Oil rigs will be a-penty, but relatively easy to see. Once you are beyond about 30 miles you will be free of them. You are likely to be free of any wind though also, and it gets very different.
We found a big problem in the Gulf of Mexico, in July-August. If you try to cross in a straight line to Florida Keys, the entire distance was, for us, one vast, eerie, calm. Every night the thunderstorms arrive, and they were legion, marching at us in strange lines. Watch the thunderheads with the low, pancake-like clouds beneath them... they start the sparks at about 5 pm, and continue until just before dawn.
If I had been alone, I would have been chewing the anchor rode. Flapping sails and dancing blocks rattling on the deck drove me half insane.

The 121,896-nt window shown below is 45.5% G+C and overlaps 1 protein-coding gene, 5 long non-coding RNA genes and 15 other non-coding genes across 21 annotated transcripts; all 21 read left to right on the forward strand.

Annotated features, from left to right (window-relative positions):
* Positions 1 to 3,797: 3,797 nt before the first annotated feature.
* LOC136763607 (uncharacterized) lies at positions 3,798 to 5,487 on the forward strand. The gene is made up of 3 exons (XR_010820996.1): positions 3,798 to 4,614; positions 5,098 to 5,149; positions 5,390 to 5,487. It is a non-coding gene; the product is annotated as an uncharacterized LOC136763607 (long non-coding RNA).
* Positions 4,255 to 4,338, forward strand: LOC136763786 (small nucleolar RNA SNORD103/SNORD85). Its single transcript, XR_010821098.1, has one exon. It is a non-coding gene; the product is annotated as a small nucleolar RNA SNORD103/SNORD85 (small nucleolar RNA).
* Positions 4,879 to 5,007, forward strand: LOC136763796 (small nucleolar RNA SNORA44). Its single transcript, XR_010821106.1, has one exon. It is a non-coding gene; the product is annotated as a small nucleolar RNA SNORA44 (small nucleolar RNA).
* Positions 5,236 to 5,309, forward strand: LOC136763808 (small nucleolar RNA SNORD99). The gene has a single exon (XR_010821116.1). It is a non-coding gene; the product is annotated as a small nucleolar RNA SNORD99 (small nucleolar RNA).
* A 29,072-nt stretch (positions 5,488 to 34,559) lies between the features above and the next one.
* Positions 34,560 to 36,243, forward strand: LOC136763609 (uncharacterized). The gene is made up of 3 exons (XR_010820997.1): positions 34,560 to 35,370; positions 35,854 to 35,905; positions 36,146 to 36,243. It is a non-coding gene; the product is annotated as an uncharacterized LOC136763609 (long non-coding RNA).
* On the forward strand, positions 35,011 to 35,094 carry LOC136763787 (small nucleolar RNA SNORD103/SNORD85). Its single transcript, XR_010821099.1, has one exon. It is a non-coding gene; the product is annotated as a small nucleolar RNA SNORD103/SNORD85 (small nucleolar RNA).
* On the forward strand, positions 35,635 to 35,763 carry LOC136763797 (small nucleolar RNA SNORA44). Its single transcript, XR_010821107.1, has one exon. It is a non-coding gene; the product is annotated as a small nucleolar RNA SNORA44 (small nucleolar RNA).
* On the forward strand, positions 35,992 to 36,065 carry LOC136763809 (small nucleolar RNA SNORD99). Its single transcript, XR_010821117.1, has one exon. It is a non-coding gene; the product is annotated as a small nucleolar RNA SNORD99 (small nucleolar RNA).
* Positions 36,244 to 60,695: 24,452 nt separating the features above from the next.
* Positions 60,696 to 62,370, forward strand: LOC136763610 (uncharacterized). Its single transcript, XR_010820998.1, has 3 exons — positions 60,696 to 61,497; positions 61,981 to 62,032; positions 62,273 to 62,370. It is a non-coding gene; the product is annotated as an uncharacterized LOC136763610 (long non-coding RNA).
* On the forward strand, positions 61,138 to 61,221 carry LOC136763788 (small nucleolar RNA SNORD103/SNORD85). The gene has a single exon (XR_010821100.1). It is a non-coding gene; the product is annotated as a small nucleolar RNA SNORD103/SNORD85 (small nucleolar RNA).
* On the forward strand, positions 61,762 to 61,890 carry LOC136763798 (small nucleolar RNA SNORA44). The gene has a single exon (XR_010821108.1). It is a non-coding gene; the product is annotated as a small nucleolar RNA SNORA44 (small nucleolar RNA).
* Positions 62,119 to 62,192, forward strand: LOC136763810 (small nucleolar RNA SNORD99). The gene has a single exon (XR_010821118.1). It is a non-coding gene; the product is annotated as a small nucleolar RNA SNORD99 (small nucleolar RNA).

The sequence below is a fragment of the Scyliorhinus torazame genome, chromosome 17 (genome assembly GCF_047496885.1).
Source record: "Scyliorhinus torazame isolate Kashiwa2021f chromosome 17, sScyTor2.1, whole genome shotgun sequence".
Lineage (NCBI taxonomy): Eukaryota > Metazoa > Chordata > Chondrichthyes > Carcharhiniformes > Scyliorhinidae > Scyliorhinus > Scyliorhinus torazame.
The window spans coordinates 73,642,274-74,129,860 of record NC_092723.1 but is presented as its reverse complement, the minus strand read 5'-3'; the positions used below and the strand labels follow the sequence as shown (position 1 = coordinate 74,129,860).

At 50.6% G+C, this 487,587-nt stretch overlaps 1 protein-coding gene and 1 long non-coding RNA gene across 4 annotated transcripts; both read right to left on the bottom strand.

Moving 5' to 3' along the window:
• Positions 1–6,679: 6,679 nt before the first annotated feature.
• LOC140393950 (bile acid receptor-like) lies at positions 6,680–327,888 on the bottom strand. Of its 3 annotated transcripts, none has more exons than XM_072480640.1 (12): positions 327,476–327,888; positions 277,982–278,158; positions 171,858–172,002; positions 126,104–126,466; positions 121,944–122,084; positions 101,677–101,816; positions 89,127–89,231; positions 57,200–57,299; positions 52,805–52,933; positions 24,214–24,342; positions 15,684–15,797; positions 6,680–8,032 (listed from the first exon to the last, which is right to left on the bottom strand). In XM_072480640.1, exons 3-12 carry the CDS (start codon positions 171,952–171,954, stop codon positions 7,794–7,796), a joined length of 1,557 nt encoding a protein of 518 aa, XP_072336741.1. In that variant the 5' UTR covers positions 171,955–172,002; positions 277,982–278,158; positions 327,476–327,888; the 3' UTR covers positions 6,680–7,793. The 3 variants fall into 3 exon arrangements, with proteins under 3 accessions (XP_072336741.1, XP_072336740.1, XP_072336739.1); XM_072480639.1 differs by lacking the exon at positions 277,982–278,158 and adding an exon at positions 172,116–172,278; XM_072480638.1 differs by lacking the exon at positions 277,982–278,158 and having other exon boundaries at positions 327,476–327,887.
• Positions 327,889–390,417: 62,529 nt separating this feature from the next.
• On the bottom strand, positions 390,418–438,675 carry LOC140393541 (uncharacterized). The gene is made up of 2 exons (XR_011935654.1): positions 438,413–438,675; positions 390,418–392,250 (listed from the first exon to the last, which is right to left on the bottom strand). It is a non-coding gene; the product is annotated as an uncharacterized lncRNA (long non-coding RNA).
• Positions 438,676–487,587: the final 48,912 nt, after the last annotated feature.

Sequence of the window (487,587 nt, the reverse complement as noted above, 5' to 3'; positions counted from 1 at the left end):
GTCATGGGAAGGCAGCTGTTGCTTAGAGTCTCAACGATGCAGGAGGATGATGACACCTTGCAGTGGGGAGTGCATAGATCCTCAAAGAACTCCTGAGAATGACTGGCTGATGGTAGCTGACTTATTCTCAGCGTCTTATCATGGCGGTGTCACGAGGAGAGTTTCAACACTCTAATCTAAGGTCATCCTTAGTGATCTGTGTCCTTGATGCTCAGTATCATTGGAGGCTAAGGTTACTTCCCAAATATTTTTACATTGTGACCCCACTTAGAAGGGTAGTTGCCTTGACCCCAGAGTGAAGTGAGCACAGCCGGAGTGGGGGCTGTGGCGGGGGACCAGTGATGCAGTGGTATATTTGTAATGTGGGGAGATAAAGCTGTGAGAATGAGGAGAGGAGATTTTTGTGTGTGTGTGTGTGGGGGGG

The motor ran for nearly 90 hours, if I remember. There really isn't much wind at all, and what very little we had was from 120 deg, and right on the nose.
If I did not have a reliable motor, I would coastal-hop, though no-doubt that will lead to different risks.
You will get about 1 kt assistance from the Gulf Stream, and it's welcome.
It's a long way to Dry Tortugas, about 650 miles, but it is a paradise....
Image of Dry Tortugas, Summer 1992 - Photobucket - Video and Image Hosting
...that's my ship there, in 1992.
Pls be careful, especially alone. If the wind drops and your motor plays up, you may be stuck out there when the weather turns nasty when one of those tropical horrors stirs things up.